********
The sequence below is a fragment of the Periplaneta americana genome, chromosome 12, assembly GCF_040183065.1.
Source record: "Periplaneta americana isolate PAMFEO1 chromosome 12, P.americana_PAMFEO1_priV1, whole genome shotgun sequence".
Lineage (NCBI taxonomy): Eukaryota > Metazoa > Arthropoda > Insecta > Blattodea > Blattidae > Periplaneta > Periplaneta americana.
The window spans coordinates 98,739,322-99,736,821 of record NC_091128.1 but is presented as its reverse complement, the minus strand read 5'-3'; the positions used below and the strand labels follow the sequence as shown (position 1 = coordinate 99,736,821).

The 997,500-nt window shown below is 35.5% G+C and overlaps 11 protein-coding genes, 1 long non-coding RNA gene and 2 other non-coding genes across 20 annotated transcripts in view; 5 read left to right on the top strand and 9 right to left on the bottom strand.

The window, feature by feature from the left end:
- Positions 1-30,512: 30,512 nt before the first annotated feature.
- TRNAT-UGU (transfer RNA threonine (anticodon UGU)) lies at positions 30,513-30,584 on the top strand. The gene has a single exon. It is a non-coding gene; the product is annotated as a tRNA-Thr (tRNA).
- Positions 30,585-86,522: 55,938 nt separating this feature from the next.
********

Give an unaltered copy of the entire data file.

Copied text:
The sequence below is a fragment of the Periplaneta americana genome, chromosome 12, assembly GCF_040183065.1.
Source record: "Periplaneta americana isolate PAMFEO1 chromosome 12, P.americana_PAMFEO1_priV1, whole genome shotgun sequence".
Lineage (NCBI taxonomy): Eukaryota > Metazoa > Arthropoda > Insecta > Blattodea > Blattidae > Periplaneta > Periplaneta americana.
The window spans coordinates 98,739,322-99,736,821 of record NC_091128.1 but is presented as its reverse complement, the minus strand read 5'-3'; the positions used below and the strand labels follow the sequence as shown (position 1 = coordinate 99,736,821).

The 997,500-nt window shown below is 35.5% G+C and overlaps 11 protein-coding genes, 1 long non-coding RNA gene and 2 other non-coding genes across 20 annotated transcripts in view; 5 read left to right on the top strand and 9 right to left on the bottom strand.

The window, feature by feature from the left end:
- Positions 1-30,512: 30,512 nt before the first annotated feature.
- TRNAT-UGU (transfer RNA threonine (anticodon UGU)) lies at positions 30,513-30,584 on the top strand. The gene has a single exon. It is a non-coding gene; the product is annotated as a tRNA-Thr (tRNA).
- Positions 30,585-86,522: 55,938 nt separating this feature from the next.